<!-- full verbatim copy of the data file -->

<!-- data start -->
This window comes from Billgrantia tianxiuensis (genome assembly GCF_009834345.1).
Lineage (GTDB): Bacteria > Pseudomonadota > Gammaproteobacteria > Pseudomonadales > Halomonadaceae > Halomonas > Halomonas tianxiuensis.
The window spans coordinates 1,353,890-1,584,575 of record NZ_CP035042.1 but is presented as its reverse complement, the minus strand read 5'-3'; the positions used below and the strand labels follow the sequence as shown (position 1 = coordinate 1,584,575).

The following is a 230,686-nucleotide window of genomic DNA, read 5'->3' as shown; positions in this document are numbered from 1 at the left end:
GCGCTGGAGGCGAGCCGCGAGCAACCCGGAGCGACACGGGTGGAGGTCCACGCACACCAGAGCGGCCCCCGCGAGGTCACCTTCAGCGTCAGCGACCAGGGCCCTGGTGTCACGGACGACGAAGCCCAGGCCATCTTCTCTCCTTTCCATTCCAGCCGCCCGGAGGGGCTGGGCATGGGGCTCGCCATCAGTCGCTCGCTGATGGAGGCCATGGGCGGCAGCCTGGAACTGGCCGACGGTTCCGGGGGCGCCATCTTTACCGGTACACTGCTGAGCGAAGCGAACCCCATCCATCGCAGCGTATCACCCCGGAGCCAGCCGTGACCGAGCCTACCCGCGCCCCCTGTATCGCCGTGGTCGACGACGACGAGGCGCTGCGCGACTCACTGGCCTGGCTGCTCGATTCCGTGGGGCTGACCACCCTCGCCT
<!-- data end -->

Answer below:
This window comes from Billgrantia tianxiuensis (genome assembly GCF_009834345.1).
Lineage (GTDB): Bacteria > Pseudomonadota > Gammaproteobacteria > Pseudomonadales > Halomonadaceae > Halomonas > Halomonas tianxiuensis.
The window spans coordinates 1,353,890-1,584,575 of record NZ_CP035042.1 but is presented as its reverse complement, the minus strand read 5'-3'; the positions used below and the strand labels follow the sequence as shown (position 1 = coordinate 1,584,575).

The following is a 230,686-nucleotide window of genomic DNA, read 5'->3' as shown; positions in this document are numbered from 1 at the left end:
GCGCTGGAGGCGAGCCGCGAGCAACCCGGAGCGACACGGGTGGAGGTCCACGCACACCAGAGCGGCCCCCGCGAGGTCACCTTCAGCGTCAGCGACCAGGGCCCTGGTGTCACGGACGACGAAGCCCAGGCCATCTTCTCTCCTTTCCATTCCAGCCGCCCGGAGGGGCTGGGCATGGGGCTCGCCATCAGTCGCTCGCTGATGGAGGCCATGGGCGGCAGCCTGGAACTGGCCGACGGTTCCGGGGGCGCCATCTTTACCGGTACACTGCTGAGCGAAGCGAACCCCATCCATCGCAGCGTATCACCCCGGAGCCAGCCGTGACCGAGCCTACCCGCGCCCCCTGTATCGCCGTGGTCGACGACGACGAGGCGCTGCGCGACTCACTGGCCTGGCTGCTCGATTCCGTGGGGCTGACCACCCTCGCCT